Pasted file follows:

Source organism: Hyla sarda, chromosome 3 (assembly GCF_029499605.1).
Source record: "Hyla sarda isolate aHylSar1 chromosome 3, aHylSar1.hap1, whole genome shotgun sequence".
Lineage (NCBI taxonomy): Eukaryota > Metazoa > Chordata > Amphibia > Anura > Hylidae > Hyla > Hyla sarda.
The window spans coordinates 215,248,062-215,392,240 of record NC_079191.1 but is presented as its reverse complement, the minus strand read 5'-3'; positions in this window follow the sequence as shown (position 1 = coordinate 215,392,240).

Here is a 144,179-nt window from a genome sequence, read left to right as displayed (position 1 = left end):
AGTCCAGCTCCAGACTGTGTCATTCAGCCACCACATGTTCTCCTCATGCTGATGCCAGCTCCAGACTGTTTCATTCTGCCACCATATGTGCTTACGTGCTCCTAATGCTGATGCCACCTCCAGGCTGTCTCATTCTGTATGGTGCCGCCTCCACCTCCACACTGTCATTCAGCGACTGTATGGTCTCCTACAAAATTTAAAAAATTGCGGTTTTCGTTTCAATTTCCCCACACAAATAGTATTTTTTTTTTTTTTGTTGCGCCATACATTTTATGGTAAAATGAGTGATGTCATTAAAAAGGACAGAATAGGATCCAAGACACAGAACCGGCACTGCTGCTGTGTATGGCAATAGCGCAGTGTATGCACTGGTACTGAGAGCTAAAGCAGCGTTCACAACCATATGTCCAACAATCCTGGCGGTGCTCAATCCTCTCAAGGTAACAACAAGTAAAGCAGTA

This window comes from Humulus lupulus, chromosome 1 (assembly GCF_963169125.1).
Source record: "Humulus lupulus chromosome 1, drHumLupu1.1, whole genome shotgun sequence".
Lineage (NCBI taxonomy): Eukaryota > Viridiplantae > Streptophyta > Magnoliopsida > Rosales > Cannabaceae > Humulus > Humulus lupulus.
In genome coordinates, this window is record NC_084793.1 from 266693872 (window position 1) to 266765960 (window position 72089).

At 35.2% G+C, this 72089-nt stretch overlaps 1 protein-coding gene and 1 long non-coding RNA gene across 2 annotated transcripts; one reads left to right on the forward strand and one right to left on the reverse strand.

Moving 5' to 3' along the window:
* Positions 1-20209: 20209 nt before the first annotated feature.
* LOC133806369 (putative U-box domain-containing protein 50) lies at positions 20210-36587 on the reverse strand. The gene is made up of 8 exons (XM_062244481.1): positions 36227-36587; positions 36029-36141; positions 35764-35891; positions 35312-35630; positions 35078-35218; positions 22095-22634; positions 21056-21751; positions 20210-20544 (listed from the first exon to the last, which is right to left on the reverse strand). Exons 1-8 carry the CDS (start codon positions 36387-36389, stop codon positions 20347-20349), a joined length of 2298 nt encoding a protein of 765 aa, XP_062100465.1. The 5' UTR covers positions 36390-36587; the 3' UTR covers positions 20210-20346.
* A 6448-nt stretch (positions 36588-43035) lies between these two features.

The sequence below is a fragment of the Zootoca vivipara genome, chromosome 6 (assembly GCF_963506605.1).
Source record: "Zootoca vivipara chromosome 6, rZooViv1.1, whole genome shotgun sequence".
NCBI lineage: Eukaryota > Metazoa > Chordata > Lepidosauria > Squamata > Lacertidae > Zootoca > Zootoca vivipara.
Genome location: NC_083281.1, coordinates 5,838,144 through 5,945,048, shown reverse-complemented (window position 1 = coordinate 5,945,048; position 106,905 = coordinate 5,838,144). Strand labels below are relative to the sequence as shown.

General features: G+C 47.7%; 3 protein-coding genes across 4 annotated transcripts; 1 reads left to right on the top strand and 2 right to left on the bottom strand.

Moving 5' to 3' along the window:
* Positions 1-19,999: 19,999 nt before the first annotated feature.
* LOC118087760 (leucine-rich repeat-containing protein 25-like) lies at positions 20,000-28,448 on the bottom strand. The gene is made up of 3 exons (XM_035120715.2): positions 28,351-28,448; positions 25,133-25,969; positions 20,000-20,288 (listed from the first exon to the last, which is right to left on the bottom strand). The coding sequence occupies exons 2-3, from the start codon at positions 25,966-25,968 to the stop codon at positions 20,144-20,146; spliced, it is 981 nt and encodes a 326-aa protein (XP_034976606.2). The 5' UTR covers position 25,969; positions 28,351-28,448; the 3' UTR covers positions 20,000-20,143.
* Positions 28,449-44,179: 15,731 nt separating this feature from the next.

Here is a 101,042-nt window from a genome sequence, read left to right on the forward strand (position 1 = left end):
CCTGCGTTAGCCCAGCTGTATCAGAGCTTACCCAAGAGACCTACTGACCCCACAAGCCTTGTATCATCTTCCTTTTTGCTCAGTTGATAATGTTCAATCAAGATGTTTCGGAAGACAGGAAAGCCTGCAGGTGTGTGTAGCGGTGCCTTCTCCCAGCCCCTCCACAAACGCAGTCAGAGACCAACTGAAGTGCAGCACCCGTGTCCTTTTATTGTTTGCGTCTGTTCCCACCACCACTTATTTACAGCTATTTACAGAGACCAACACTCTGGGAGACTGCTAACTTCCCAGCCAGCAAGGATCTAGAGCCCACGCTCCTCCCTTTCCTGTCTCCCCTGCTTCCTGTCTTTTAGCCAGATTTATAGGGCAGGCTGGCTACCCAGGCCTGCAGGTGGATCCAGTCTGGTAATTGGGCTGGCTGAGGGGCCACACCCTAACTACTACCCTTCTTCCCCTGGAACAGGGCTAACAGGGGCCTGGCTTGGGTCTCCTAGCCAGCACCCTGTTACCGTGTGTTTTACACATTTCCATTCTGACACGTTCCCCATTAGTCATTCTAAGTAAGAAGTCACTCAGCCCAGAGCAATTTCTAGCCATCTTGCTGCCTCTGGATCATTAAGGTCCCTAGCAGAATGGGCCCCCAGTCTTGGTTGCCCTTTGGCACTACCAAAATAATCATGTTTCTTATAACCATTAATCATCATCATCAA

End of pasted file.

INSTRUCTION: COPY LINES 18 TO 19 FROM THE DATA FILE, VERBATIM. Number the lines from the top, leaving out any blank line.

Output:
NCBI lineage: Eukaryota > Metazoa > Chordata > Lepidosauria > Squamata > Lacertidae > Zootoca > Zootoca vivipara.
Genome location: NC_083281.1, coordinates 5,838,144 through 5,945,048, shown reverse-complemented (window position 1 = coordinate 5,945,048; position 106,905 = coordinate 5,838,144). Strand labels below are relative to the sequence as shown.